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Selections from the school cafeteria don’t always tickle the taste buds. So, if you are a do-it-yourself kind of person who wants to pack your own lunch, here’s how.
Plan ahead. Write down ideas for each school-day menu and review them with mom or dad to come up with a week’s worth. Go grocery shopping so you can help pick foods you like or want to try.
Prepackaged foods aren’t always your best choice; they taste good and are easy to prepare., but many contain excessive quantities of calories, fat and salt.
A well-balanced meal helps keep you alert and at your best throughout the school day. Pack an item from each of the five food groups: bread, meat or protein (cheese, eggs, peanut butter), fruit, vegetable and dairy. Include a snack if you stay for afterschool activities. Fruits, juices, crackers or a small candy bar are good energy boosters.
All breads, crackers and cookies all count as bread choices.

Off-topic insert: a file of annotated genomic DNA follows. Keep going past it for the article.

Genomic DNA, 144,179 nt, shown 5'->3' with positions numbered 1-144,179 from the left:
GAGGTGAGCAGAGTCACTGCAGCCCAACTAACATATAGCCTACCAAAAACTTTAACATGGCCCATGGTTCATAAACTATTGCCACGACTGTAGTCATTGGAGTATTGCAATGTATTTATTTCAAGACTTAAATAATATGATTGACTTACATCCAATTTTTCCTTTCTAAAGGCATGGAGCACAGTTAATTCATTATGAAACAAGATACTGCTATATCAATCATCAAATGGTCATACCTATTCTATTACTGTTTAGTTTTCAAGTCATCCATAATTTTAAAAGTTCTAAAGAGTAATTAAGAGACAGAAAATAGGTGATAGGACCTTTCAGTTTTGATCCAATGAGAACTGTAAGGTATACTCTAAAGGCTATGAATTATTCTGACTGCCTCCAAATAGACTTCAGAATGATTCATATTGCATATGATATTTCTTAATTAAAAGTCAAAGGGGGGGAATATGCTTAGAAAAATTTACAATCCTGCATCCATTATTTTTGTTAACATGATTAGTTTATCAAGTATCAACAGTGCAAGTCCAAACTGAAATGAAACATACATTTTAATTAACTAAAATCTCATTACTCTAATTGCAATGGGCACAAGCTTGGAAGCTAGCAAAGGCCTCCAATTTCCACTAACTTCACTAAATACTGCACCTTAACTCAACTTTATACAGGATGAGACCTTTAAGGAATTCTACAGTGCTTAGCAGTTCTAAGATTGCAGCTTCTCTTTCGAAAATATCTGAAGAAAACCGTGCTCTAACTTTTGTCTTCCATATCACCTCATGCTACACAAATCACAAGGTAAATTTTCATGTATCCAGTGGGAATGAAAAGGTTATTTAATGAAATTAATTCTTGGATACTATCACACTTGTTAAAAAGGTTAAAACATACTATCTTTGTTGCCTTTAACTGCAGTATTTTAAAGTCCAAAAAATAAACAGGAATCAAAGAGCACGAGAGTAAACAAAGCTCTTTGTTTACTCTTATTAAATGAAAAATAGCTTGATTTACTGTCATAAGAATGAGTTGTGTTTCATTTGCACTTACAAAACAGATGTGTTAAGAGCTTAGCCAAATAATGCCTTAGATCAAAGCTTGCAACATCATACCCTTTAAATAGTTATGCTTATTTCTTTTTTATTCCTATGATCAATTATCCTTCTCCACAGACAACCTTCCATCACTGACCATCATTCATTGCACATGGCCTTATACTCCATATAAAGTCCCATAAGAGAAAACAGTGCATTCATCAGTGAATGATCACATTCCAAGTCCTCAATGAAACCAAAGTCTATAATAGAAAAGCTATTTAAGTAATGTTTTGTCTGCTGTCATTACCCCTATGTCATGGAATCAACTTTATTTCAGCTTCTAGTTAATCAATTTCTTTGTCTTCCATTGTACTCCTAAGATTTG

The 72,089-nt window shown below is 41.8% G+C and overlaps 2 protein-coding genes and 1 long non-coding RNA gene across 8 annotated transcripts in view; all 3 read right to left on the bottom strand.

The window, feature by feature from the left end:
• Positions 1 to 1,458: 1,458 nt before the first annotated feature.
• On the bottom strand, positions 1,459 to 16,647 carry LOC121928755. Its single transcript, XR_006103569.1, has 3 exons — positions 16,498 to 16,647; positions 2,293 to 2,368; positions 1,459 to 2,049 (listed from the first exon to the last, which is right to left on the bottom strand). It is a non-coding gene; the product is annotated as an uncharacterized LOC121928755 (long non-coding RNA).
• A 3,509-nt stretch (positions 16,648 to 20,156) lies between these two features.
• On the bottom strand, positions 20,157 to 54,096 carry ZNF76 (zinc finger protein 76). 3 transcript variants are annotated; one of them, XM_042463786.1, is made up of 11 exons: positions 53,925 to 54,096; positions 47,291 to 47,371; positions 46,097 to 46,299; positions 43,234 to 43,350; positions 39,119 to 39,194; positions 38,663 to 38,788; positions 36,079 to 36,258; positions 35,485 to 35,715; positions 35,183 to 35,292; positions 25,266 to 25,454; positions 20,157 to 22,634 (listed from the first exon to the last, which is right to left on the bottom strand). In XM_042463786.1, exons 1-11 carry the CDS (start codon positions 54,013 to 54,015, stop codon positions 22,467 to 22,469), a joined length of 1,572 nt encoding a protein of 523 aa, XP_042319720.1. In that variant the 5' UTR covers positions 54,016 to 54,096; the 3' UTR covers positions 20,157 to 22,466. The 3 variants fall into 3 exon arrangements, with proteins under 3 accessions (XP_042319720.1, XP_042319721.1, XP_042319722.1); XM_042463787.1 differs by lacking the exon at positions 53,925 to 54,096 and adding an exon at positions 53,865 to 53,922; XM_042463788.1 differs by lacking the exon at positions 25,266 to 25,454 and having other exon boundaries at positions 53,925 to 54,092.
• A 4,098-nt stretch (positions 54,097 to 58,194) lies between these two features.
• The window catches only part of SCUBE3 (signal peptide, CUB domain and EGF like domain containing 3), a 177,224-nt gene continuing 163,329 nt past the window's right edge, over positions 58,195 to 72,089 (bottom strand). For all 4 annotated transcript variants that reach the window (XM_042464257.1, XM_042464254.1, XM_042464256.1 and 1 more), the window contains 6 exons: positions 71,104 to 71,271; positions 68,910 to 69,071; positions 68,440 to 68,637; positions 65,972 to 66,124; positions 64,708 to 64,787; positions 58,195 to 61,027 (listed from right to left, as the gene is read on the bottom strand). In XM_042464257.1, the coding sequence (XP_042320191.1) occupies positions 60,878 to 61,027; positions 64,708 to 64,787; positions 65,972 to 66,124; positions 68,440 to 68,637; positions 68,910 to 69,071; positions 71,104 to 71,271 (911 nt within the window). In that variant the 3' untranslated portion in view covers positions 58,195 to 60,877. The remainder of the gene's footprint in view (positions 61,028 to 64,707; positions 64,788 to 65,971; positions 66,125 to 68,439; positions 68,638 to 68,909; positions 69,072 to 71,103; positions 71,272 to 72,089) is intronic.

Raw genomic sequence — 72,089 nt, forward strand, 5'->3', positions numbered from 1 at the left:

Fresh vegetables make great munchies and can be prepared the night before or even a couple of days in advance. Cut up peppers, broccoli, carrots, celery and cucumbers and store them in small bags until needed. Add a few cherry tomatoes.
Mix dried fruits – raisins, apricots and cherries – with nuts or sunflower seeds and package ahead of time. Anything prepared the night before saves time in the morning and may prevent you from missing the school bus.
Protect against food-borne illness by taking precautions. Prepare sandwiches the night before and store them in the refrigerator. Keep mayonnaise and salad dressing in separate containers to add just before eating.
If your school does not have a refrigerator to keep lunches, add an ice pack and store lunchboxes out of direct sunlight and heat sources.
Ralph Hance is Trimble County’s Cooperative Extension agent for 4-H and youth development. This week’s source: Janet Mullins, Extension food and nutrition specialist.